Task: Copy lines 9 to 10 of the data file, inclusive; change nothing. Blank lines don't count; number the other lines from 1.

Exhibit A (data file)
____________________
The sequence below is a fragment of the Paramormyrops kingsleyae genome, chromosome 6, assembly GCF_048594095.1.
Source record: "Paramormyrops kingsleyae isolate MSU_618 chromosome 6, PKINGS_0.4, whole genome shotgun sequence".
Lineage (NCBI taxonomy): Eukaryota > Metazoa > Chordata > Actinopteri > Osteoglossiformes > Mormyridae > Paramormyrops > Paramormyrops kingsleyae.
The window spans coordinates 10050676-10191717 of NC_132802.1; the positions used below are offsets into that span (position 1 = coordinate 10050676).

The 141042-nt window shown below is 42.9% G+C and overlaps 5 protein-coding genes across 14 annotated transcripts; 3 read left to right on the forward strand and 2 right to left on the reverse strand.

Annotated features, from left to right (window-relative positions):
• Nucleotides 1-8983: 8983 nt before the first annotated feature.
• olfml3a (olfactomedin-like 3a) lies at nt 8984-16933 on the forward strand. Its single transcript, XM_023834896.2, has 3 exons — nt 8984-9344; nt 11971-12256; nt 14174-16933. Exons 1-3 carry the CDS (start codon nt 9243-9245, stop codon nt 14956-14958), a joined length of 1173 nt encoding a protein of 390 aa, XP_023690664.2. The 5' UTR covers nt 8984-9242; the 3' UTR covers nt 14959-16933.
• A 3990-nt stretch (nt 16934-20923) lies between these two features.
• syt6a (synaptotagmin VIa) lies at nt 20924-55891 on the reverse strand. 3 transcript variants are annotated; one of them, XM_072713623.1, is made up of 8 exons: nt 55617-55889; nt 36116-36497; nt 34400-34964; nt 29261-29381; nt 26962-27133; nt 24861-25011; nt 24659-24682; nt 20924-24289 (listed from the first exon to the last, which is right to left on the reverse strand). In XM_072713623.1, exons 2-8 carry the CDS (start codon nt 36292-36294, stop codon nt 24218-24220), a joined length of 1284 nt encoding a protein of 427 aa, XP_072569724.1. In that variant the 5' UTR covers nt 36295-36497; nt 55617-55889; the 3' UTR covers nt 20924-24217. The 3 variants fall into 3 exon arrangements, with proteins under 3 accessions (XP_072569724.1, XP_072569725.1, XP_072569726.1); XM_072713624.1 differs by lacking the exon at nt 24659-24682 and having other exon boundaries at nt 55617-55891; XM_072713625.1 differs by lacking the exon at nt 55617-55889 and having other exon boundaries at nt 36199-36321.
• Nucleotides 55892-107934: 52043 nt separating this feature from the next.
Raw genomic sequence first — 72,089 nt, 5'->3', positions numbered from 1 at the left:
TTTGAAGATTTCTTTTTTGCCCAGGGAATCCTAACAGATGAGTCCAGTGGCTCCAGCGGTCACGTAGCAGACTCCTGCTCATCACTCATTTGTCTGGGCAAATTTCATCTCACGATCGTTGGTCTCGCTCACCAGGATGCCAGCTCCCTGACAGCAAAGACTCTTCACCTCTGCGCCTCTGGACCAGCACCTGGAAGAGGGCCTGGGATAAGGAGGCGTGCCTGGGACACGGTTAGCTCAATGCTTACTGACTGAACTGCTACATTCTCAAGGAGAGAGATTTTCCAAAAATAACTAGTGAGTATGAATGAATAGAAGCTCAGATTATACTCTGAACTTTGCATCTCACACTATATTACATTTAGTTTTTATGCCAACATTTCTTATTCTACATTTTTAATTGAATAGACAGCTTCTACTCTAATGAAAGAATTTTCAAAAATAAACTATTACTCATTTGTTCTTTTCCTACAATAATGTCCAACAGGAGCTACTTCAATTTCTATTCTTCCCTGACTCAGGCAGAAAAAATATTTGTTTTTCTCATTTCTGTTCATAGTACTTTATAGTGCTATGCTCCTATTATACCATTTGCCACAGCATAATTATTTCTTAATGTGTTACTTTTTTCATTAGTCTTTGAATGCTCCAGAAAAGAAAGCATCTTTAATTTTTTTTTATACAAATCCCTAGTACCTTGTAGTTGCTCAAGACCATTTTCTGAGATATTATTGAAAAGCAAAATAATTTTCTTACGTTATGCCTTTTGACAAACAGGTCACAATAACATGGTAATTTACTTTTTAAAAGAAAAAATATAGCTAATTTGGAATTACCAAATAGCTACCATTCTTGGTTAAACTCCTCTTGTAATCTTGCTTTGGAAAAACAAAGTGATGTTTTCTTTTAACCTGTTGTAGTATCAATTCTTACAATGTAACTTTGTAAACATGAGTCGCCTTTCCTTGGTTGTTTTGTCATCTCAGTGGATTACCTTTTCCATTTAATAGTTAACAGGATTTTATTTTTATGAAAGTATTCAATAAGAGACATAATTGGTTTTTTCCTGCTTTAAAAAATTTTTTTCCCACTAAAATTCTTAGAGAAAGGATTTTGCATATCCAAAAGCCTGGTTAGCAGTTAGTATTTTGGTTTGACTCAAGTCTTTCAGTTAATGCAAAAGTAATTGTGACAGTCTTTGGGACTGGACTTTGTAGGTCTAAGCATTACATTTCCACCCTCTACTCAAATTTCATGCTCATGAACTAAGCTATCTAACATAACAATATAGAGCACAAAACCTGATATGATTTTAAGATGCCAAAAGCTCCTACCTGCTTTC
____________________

• A 3990-nt stretch (nt 16934-20923) lies between these two features.
• syt6a (synaptotagmin VIa) lies at nt 20924-55891 on the reverse strand. 3 transcript variants are annotated; one of them, XM_072713623.1, is made up of 8 exons: nt 55617-55889; nt 36116-36497; nt 34400-34964; nt 29261-29381; nt 26962-27133; nt 24861-25011; nt 24659-24682; nt 20924-24289 (listed from the first exon to the last, which is right to left on the reverse strand). In XM_072713623.1, exons 2-8 carry the CDS (start codon nt 36292-36294, stop codon nt 24218-24220), a joined length of 1284 nt encoding a protein of 427 aa, XP_072569724.1. In that variant the 5' UTR covers nt 36295-36497; nt 55617-55889; the 3' UTR covers nt 20924-24217. The 3 variants fall into 3 exon arrangements, with proteins under 3 accessions (XP_072569724.1, XP_072569725.1, XP_072569726.1); XM_072713624.1 differs by lacking the exon at nt 24659-24682 and having other exon boundaries at nt 55617-55891; XM_072713625.1 differs by lacking the exon at nt 55617-55889 and having other exon boundaries at nt 36199-36321.